The Miami Marlins are embroiled in yet another controversy with regards to their fans. As if the November fire sale trade and the (months later) subsequent "letter to our fans" trying to deny wrongdoing were not enough, the team is now involved in a controversy in which they have threatened to sue fans of the team directly.
Fish Stripes has already covered the story of Jan and Bill Leon and their season ticket controversy, but the premise of the story is simple: the Leons do not want to pay the second half of their two-year contract because they feel the seats they purchased have been changed by the presence of a billboard that moves up the green padding in front of them about seven inches. The pictures are shown below, courtesy of the Miami New Times and Jan Leon.
via l3.yimg.com (Big League Stew via Jan Leon, Miami New Times)
The Leons reportedly asked for the Marlins to move the advertising and did not receive what they wanted. They then issued a statement saying that they wanted to be moved from that seat or they would not pay the second year of their contract. The Marlins apparently responded (update at Miami New Times), saying that the team had offered the Leons different seats at multiple times without a response, so the situation has become a "he said, she said" deal.
One thing is clear from these pictures: it does not seem likely that the Leons have a great argument with regards to the actual seats. Peeking through the gaps in the cameramen in the "after" photo reveals the third base line very clearly, so they are not missing anything in the field of play. What they are likely missing are foul balls hit down the strip of dirt in front of the wall. How this endangers fan safety if you do not lean in front of the wall unnecessarily is beyond me. The Leons have a right to argue that they did not receive the seats they initially bought, but the view, as far as I am concerned, is not so obstructed as to complain.
If the Marlins indeed offered to move their seating multiple times as they say, then the Leons have no good recourse to renege on their two-year contract. Provided the team made appropriate accommodations, it should receive its payment from the family, as they agreed on paper to pay for two years of season tickets. This is not a matter of "renewing," as the Leons mentioned in the article, but rather one of fulfilling their commitment that they made last year.
But that hardly seems to matter to the public, and this is not surprising at all. The last team in professional sports that should have a conflict with their fans that may end in a lawsuit is the hapless Miami Marlins organization. The club's public relations situation is a nightmare to behold, and anything that resembles a lashing out at the fans should be avoided. With fans already angry at the team for the fire sale of November 2012, the team is likely at one of its lowest approval ratings in franchise history, and what may actually a nuanced argument for contractual obligation is only going to look like a heavy-handed threat to fans in the eyes of outside media and Marlins fans alike. The Marlins are not going to look like a business simply trying to get a customer to honor their agreement. With everything the organization has done to hurt the fans' confidence, this is only going to look like another slap in the face from an organization that has been manufacturing face-slaps for years.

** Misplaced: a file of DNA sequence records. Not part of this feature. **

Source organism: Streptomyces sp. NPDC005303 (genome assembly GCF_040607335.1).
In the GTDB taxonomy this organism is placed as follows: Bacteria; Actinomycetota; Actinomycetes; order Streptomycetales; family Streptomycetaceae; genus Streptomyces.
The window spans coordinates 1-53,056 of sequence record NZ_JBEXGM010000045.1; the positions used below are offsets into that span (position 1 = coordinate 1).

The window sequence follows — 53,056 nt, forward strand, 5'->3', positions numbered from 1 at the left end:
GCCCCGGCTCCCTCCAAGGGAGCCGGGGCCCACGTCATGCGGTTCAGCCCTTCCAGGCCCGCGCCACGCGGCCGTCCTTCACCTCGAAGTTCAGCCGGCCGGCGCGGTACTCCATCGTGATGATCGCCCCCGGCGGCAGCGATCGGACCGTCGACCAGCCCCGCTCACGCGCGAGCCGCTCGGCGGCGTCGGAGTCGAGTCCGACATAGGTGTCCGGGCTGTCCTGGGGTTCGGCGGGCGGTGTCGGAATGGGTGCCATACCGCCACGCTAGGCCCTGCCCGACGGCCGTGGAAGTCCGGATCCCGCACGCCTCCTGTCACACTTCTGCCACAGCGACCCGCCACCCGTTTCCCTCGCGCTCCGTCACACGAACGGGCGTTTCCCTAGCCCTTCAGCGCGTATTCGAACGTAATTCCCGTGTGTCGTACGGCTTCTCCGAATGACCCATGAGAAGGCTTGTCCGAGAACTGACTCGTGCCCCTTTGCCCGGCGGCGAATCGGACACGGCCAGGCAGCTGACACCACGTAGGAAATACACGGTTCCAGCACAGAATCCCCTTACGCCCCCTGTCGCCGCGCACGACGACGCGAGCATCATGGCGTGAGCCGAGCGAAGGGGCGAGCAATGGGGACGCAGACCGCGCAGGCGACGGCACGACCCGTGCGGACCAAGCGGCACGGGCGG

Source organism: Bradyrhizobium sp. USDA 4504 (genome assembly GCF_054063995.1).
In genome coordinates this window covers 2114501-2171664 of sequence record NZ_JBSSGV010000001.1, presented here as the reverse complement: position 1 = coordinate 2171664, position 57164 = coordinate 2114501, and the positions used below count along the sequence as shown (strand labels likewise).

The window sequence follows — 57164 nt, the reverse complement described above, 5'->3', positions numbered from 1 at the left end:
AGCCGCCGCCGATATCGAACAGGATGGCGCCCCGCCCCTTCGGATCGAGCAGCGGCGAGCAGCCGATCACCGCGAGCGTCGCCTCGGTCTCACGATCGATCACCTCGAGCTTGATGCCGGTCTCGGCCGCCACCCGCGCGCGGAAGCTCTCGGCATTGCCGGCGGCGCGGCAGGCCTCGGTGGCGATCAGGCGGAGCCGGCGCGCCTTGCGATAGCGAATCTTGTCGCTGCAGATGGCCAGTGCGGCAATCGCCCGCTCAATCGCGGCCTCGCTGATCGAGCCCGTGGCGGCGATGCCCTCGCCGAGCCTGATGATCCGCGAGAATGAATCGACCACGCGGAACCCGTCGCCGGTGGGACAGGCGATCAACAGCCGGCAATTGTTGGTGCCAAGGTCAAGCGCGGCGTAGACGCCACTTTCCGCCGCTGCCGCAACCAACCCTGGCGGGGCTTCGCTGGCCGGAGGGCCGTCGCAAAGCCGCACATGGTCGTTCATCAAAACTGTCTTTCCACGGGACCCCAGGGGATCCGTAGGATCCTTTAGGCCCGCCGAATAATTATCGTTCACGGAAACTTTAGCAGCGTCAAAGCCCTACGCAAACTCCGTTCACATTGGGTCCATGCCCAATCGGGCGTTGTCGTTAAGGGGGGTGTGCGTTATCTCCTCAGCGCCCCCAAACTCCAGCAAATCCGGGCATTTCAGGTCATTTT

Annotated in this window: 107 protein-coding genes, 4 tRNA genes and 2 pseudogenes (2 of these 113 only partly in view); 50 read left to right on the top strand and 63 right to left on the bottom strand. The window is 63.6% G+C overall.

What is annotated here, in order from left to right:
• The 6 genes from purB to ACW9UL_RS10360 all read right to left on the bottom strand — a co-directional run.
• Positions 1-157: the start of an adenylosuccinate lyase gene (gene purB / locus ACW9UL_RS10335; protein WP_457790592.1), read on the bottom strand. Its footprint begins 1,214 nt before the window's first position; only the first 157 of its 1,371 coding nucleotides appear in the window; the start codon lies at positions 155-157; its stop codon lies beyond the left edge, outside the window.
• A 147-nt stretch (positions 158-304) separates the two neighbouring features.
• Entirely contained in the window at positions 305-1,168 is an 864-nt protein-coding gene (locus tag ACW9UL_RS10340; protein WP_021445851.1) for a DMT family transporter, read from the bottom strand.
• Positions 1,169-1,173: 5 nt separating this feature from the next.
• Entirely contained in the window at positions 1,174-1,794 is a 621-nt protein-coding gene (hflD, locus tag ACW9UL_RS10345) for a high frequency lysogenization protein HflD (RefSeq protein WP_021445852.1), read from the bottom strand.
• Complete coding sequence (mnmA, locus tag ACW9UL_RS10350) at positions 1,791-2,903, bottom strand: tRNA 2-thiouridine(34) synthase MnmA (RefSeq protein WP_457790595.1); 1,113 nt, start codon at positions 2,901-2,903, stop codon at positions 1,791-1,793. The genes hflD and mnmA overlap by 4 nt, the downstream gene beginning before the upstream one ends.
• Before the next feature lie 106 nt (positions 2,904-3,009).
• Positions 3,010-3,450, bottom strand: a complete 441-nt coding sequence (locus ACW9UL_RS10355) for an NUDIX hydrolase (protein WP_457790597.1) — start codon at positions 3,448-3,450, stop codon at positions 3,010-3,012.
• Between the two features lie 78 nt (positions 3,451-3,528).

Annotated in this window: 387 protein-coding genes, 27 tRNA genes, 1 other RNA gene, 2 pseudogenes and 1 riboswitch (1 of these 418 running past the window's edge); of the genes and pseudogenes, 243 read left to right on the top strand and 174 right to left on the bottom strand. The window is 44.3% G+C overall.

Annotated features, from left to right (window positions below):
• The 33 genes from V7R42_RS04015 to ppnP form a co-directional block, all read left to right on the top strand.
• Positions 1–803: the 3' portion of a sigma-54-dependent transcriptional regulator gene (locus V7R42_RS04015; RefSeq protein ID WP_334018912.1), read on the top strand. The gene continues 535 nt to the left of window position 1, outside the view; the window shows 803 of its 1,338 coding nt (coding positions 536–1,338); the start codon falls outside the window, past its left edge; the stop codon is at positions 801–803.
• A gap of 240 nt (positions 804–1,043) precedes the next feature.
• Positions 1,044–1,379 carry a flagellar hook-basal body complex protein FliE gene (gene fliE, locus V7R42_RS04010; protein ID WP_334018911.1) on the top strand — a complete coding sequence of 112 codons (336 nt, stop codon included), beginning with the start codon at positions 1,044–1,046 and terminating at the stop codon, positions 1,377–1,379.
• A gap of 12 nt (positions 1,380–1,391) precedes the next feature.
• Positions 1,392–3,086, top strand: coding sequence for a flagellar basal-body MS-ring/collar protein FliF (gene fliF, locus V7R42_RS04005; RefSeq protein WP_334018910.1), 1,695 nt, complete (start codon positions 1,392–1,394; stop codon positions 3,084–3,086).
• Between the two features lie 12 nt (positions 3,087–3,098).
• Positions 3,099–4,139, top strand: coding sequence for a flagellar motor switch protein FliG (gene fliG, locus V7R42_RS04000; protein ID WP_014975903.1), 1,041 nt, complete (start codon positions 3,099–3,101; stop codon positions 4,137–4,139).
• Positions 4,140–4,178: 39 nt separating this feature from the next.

How could the Marlins have handled this better? It is hard to tell. On the one hand, they should ask for their money, if only not to set a precedence for other contract holders to renege on their deals. Then again, if the Marlins handled the situation more delicately perhaps, without the threat of a lawsuit, maybe the Leons do not take the situation public and allow for other parties in other contracts with the Marlins to see how the team handles these ordeals. If the Marlins do not threaten to sue, would the Leons ever publish this exchange and allow other contract holders to see the Marlins as weak pushovers?
Without the threat of lawsuit, however, how can the Marlins get the Leons to agree to their contractual terms? It seems that the couple had no interest in acquiring tickets for the 2013 season, so no matter what the Fish offered, it is very possible they would not have paid. At the same time, you have to wonder how much $25,000 really is to a multi-million dollar organization that has a major public relations problem. If the Marlins expend the effort to sue or even threaten to sue for their lost money, would they be expected to lose more in legal expenditures and the concurrent fan backlash that would undoubtedly occur? How much money would the Marlins lose from their already dwindling paying fan base if the team was seen publicly taking a case to court against one of their own fans?
The very nature of this problem is a lose-lose proposition for the team. If the Marlins pursue what may appear to be a legitimate case for them, the fans will almost certainly revolt (again). If the Marlins do no go after their money, they will be losing money, and that alone is a motivation for this (as well as any) ownership. Given that it is the Marlins, you wonder if just biting the bullet on this one and keeping all the parties quiet would not have been a better move for the embattled organization. The Fish will have to be more careful with these situations than they have been, because no small slight against the fans from this team, more than any other organization in professional sports, will go unseen when the fans are already this disgruntled. The Marlins are indeed quite different.